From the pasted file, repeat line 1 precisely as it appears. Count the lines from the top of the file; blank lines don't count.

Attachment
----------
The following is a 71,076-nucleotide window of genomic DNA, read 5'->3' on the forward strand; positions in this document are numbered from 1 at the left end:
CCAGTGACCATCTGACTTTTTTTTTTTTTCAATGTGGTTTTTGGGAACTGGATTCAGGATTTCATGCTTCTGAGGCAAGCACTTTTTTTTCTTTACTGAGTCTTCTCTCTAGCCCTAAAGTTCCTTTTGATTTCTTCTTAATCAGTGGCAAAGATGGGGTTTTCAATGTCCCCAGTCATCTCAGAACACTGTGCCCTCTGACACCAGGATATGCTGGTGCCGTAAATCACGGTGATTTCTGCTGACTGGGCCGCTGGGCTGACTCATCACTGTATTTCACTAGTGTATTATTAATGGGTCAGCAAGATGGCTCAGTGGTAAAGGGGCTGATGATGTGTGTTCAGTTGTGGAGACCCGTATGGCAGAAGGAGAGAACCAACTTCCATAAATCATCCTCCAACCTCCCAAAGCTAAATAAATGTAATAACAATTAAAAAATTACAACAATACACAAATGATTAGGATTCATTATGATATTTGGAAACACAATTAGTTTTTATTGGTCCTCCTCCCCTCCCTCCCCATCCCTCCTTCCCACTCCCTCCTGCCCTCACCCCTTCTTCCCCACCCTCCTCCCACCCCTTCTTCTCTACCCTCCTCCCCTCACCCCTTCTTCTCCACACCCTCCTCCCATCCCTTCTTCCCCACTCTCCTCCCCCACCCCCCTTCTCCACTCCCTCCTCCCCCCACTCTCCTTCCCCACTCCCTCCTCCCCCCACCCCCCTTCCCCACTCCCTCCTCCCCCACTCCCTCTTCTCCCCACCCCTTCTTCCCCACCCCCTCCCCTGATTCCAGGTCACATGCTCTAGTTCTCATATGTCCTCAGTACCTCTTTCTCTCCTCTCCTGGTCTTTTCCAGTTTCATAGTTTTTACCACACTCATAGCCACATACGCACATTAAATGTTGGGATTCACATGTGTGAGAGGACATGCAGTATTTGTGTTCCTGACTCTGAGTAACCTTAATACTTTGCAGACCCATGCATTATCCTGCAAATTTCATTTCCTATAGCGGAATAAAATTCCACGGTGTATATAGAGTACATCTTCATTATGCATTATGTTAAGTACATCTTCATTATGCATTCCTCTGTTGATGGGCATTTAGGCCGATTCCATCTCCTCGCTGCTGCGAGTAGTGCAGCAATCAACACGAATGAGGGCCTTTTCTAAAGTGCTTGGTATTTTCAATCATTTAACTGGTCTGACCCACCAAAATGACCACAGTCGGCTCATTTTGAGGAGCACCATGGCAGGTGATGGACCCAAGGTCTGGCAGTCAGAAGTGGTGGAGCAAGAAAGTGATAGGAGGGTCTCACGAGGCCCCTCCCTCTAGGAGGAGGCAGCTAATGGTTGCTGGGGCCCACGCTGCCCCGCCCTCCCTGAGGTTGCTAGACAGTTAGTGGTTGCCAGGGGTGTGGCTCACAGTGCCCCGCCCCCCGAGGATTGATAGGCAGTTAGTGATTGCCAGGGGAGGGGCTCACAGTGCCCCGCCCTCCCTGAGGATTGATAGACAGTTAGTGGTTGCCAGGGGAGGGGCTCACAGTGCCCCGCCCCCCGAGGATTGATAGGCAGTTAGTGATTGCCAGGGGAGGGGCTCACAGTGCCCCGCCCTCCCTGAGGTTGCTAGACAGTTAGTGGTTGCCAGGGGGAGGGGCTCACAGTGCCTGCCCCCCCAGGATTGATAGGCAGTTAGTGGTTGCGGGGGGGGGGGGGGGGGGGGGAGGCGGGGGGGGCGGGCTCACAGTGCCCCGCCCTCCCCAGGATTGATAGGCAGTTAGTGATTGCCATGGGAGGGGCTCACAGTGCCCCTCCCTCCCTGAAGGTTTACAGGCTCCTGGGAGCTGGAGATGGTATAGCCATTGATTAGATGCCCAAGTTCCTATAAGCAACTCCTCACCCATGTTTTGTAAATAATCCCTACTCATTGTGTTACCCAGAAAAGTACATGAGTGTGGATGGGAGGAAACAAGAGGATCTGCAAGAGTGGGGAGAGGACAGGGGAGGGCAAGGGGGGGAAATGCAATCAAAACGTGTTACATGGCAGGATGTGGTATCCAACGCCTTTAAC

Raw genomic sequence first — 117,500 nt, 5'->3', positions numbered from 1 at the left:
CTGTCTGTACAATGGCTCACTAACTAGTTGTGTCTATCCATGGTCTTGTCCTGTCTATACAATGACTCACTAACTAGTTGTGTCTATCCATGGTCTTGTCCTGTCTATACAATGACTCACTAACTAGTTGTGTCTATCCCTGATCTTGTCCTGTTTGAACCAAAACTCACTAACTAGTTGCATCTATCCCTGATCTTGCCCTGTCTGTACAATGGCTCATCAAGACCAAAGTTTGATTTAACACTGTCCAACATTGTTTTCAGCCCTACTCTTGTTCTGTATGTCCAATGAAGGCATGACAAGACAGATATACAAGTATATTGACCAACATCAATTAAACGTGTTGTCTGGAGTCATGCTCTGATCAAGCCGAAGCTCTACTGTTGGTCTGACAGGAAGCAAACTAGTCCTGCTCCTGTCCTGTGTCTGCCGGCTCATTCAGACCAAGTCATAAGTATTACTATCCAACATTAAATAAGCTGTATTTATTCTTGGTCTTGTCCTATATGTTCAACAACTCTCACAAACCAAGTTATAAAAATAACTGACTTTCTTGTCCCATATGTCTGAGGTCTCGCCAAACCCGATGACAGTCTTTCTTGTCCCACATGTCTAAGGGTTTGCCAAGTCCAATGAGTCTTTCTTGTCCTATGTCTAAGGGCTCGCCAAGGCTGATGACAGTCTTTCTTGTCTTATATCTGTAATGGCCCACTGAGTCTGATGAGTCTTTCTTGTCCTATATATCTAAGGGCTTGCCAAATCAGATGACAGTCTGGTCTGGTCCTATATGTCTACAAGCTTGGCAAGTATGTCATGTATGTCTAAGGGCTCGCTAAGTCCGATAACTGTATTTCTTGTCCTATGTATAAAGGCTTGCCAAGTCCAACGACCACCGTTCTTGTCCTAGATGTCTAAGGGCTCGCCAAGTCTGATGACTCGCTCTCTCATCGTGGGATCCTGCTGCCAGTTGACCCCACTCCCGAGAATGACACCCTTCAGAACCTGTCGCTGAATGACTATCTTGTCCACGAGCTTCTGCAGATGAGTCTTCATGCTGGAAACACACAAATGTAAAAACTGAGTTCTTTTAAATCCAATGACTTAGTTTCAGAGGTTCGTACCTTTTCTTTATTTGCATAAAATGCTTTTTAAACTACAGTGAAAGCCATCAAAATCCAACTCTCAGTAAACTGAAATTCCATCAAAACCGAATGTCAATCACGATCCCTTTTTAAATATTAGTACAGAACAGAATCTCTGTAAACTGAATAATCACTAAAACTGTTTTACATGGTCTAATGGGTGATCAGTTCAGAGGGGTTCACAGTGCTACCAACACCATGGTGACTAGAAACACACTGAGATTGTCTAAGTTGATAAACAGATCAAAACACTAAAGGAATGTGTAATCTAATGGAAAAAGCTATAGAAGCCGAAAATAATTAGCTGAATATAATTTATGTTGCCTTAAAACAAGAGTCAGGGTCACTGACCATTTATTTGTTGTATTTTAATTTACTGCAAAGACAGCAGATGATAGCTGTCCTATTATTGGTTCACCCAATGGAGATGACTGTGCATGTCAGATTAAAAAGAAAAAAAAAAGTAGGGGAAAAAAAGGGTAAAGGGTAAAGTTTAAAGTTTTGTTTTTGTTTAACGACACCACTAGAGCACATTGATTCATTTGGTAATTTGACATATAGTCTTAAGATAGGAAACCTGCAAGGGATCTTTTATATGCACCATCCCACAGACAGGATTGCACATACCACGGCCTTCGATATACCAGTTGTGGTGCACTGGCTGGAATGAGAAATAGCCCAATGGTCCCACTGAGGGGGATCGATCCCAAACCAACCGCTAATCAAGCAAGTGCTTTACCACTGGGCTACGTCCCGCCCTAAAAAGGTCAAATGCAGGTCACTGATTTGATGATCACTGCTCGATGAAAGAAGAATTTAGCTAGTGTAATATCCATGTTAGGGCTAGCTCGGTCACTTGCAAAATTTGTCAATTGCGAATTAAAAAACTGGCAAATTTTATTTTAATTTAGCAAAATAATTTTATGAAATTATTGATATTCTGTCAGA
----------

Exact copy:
The following is a 71,076-nucleotide window of genomic DNA, read 5'->3' on the forward strand; positions in this document are numbered from 1 at the left end: